Hochland coffee – a special treat

Hochland coffee – a special treat

In the professional world, highland coffee is any type of coffee whose plant bushes have ripened at an altitude of between 800 and 2000 meters. At heights of over 1500 meters, the term pure highland coffee is common. The fine arabica bean develops particularly well in the mild climate of shady heights. There, it ripens in about nine months – four months longer than the Robusta, which grows in deeper regions. The Arabica is sometimes called Hochkaffee; Too much simplification: There is just as delicious Robusta coffee as the simple Arabica blend grown in the highlands.

A good coffee is like a good wine

Basically, every good coffee gets its individual taste first of all from the growing region. It has a special soil with an unmistakable combination of nutrients. The climate and the interaction with other plants in the vegetation environment also contribute to this. But to turn a good bean into a hot, black pleasure, it needs love and knowledgeable processing. Seen in this way, a good coffee is made just like a good wine. Hochland coffee is particularly tasty when it is grown in wild forests. Because these represent the natural environmental conditions of the Arabica-Coffee bush. Cultivated in this way, it forms a mature and diverse aroma with mild acidity.

Growing areas from Ethiopia to Hawaii

Coffee plants generally only grow in a narrow belt along the equator. It is amazing how many areas around the world are available for cultivation in the highlands. This includes the plateaus of East Africa. Ethiopia is the second highest region on the continent and also the country of origin of the coffee plant. In the much larger neighboring state of Kenya, the plants grow on plantations of up to 2100 meters. A strong, spicy but balanced coffee ripens around Mount Kenya.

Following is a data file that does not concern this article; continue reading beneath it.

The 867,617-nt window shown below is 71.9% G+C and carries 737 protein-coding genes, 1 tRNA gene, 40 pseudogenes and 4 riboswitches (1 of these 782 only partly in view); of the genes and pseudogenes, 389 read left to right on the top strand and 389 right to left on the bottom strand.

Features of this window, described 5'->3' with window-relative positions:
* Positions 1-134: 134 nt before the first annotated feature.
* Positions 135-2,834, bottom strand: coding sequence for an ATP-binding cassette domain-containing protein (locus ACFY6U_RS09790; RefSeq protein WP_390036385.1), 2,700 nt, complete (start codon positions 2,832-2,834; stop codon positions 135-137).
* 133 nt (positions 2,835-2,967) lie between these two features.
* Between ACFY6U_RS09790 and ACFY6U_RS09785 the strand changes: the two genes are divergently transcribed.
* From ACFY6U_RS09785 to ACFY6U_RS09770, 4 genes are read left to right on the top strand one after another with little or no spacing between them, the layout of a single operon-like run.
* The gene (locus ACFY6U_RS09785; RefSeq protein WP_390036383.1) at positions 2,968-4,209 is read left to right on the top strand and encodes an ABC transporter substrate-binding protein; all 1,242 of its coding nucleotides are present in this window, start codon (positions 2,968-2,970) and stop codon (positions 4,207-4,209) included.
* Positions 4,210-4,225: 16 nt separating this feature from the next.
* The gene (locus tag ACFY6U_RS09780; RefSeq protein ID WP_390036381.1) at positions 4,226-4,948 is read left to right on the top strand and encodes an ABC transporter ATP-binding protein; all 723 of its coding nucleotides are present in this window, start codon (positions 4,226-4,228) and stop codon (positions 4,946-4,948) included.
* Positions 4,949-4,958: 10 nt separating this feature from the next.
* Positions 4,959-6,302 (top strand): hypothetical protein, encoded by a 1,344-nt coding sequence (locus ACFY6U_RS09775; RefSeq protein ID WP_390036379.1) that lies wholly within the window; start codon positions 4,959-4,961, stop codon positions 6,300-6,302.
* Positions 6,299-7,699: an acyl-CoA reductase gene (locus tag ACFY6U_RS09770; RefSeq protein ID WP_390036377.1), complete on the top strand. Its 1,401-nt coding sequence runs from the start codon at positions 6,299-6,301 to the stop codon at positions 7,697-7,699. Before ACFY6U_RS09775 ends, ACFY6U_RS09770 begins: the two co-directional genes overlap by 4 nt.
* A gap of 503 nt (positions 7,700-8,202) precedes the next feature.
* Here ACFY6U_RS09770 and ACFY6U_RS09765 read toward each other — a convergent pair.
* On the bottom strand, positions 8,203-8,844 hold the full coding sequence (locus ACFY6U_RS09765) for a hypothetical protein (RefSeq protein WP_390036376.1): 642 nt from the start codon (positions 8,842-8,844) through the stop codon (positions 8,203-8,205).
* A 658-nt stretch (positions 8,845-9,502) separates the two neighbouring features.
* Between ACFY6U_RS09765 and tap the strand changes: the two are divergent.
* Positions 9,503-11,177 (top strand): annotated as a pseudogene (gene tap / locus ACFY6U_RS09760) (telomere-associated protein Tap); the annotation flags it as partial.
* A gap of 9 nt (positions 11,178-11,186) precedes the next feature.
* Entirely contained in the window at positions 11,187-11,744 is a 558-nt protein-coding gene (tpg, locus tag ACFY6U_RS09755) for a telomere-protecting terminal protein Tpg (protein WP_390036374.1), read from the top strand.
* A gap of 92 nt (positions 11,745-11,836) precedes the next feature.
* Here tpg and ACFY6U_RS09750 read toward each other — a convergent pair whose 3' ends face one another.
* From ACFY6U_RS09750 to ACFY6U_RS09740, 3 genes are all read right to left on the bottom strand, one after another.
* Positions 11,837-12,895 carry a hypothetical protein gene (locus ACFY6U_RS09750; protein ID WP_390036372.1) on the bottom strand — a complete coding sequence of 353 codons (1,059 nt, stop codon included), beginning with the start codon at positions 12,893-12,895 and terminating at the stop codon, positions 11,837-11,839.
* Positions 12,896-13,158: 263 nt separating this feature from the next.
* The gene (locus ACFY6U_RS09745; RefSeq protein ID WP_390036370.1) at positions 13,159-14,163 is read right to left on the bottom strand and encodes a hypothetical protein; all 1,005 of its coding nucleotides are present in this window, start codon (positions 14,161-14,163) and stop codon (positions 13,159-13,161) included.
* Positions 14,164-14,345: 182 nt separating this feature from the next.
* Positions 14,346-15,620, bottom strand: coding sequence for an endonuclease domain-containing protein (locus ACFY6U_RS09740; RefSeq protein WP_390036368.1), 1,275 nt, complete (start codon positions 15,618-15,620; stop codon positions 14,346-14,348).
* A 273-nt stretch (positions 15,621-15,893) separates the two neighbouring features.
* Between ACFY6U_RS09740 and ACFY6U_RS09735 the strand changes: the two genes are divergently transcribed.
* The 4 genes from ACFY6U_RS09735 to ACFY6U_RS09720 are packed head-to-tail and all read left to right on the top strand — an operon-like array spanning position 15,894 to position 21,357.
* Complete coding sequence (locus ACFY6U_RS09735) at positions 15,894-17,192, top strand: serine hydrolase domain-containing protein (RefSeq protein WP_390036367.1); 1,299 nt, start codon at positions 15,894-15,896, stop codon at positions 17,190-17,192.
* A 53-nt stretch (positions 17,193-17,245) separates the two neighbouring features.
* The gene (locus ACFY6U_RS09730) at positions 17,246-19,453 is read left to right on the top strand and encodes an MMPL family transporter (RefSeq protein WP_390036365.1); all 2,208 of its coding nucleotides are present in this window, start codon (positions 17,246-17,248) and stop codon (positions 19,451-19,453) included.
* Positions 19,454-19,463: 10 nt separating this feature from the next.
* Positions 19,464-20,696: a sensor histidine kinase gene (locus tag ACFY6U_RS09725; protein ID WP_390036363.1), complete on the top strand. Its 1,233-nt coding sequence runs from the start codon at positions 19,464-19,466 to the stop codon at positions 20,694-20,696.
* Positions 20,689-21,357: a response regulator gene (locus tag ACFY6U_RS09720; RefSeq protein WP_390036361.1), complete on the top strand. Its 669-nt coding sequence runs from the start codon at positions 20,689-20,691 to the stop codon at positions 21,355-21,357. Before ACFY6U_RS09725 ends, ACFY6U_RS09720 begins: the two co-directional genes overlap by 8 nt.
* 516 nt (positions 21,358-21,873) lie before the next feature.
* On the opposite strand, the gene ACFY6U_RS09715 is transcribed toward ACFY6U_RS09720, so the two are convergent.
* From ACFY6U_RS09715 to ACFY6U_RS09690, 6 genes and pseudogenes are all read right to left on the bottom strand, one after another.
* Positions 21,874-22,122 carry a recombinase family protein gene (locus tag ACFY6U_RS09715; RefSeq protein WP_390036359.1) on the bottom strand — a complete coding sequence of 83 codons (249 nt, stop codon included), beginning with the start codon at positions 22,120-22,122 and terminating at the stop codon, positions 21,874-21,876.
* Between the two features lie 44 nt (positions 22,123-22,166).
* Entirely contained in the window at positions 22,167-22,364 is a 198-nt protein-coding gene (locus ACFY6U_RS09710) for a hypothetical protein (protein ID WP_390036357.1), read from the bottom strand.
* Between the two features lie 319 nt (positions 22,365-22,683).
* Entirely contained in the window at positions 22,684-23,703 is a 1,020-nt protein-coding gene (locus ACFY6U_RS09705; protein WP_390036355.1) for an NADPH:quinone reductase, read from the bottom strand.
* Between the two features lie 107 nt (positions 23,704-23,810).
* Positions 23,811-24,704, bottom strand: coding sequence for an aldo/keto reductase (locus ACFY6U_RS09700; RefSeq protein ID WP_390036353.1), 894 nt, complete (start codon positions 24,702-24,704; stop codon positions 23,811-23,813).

In Latin America, the growing areas belong to different countries. In Mexico it is the Sierra Madre and on the western side of the subcontinent it is the Andes that allow coffee to be grown at high altitudes. Colombia, Costa Rica and Brazil – the latter is the world’s largest producer of this luxury food – also have plantations for highland coffee.

In Asia, it is the Purosa region in Papua New Guinea which, with its mineral, volcanic soil, has the best conditions for these coffee beans to flourish. On the Asian mainland, it is the India Monsooned Malabar that develops a very special aroma. Here the coffee plants are exposed to the humid monsoon climate for weeks, which also creates this whiskey-like taste.

In the Caribbean, highland coffee grows in the Blue Mountain range in Jamaica. Here the coffee cherries get a lot of time to ripen in an often foggy climate on mineral-rich soils. Everything together leads to an aroma that is very well balanced between sweet and sour. Lovers pay 70 euros/ 85 dollars for a pound (500 grams) of this variety.

The altitude of the plantations on the volcanoes offers fantastic conditions for the coffee plant: The beans develop a rich, fruity aroma. The Kona variety is famous from Hawaii, the plantations for it are located on the volcanic slopes of Mauna Kea and Loa Hualalei.

Colombia is an example of highland coffee